The ever-changing ways scholarly ideas are shared is a topic that academic publishers necessarily spend a lot of time considering. The Tuesday blog tour posts reflect the ways that different UPs look at the problems and opportunities created by the rapidly changing publishing world.

At the Duke University Press blog, Priscilla Wald discusses the changes in speed of communication that are offered by technological advancement. For Jeffrey Schnapp at the Harvard University Press Blog, the important question is a simple one: “What is a scholarly book?” Stanford University Press Director Alan Harvey looks to the future and discusses “the democratizing effect of technology” in publishing. Technological advancements and shrinking budgets have strained the relationships between university presses and university libraries, but Temple University Press Director Alex Holzman foresees a future where presses and libraries work together.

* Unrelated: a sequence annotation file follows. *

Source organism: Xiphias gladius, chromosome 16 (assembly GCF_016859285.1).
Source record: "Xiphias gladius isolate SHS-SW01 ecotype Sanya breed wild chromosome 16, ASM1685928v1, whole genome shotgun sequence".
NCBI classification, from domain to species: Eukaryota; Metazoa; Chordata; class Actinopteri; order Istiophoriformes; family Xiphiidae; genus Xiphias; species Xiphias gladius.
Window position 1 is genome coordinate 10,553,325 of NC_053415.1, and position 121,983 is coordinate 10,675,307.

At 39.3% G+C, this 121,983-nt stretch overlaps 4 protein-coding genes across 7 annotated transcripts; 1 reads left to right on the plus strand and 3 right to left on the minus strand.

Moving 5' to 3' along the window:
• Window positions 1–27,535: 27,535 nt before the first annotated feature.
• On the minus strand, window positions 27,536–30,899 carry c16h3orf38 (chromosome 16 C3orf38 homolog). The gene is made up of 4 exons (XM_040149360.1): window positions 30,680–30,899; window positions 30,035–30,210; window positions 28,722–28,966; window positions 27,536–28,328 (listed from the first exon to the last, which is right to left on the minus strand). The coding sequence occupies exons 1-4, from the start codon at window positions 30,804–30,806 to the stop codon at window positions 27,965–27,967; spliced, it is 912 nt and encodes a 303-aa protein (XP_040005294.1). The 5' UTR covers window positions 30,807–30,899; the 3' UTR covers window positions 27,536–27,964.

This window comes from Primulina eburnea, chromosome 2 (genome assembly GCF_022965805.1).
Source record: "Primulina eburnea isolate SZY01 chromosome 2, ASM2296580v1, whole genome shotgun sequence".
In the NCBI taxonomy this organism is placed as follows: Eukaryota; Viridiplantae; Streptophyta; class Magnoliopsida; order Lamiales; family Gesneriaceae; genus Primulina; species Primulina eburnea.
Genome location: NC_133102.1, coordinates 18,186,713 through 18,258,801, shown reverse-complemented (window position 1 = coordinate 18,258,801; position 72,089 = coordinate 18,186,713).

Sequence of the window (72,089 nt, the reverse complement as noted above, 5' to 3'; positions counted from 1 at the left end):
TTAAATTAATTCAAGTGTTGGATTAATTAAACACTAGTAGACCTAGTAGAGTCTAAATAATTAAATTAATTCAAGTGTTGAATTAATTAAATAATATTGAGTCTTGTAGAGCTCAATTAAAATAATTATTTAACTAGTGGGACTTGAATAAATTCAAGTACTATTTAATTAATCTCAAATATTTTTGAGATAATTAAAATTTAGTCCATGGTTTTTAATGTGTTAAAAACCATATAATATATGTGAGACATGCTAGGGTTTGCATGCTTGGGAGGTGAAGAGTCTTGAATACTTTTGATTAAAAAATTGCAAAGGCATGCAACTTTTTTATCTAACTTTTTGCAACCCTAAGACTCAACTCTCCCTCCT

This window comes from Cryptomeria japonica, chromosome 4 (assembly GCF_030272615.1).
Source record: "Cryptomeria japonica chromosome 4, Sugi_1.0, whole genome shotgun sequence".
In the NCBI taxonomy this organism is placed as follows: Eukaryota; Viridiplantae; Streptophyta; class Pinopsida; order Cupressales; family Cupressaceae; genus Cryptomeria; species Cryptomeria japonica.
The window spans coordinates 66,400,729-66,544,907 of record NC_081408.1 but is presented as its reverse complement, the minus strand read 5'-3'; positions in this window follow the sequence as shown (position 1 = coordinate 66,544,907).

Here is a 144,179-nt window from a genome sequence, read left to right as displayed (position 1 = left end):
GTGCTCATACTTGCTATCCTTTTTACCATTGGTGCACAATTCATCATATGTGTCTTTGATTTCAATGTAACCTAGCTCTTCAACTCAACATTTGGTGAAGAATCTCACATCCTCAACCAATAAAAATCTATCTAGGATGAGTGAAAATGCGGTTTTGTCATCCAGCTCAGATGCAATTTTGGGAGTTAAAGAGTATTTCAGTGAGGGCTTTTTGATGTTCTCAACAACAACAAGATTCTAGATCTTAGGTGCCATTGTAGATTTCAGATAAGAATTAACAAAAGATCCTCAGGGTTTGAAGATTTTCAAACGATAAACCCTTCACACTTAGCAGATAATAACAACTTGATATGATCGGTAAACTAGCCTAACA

At the University of Minnesota Press Blog, editor Danielle Kasprzak takes a look at new “short” types of academic publishing, including the new UMP Forerunners series. At the University of Texas Press blog, Assistant Editor-in-Chief Robert Devens thinks that the future of scholarly publishing lies in relationships close to home as well as connections around the world. Finally, the University of Virginia Press blog features Holly Shulman’s take on the role of UPs in the digital humanities.

Wednesday: Subject Area Spotlight
The Wednesday post theme gave UPs an opportunity to highlight one or more of the academic fields in which they publish.